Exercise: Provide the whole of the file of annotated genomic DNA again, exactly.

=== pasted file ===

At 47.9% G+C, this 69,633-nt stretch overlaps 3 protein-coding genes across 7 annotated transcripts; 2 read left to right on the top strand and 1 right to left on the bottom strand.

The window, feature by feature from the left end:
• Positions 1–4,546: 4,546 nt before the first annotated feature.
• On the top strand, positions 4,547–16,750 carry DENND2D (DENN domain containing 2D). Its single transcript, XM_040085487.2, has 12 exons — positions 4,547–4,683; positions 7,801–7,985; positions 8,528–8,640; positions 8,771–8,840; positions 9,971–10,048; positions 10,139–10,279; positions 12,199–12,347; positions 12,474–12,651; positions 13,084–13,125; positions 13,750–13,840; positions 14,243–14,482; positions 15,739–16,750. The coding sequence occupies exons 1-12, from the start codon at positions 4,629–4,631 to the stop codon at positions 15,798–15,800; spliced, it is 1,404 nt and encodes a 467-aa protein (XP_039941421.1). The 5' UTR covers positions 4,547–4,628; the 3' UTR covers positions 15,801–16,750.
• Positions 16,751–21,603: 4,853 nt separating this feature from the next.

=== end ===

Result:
At 47.9% G+C, this 69,633-nt stretch overlaps 3 protein-coding genes across 7 annotated transcripts; 2 read left to right on the top strand and 1 right to left on the bottom strand.

The window, feature by feature from the left end:
• Positions 1–4,546: 4,546 nt before the first annotated feature.
• On the top strand, positions 4,547–16,750 carry DENND2D (DENN domain containing 2D). Its single transcript, XM_040085487.2, has 12 exons — positions 4,547–4,683; positions 7,801–7,985; positions 8,528–8,640; positions 8,771–8,840; positions 9,971–10,048; positions 10,139–10,279; positions 12,199–12,347; positions 12,474–12,651; positions 13,084–13,125; positions 13,750–13,840; positions 14,243–14,482; positions 15,739–16,750. The coding sequence occupies exons 1-12, from the start codon at positions 4,629–4,631 to the stop codon at positions 15,798–15,800; spliced, it is 1,404 nt and encodes a 467-aa protein (XP_039941421.1). The 5' UTR covers positions 4,547–4,628; the 3' UTR covers positions 15,801–16,750.
• Positions 16,751–21,603: 4,853 nt separating this feature from the next.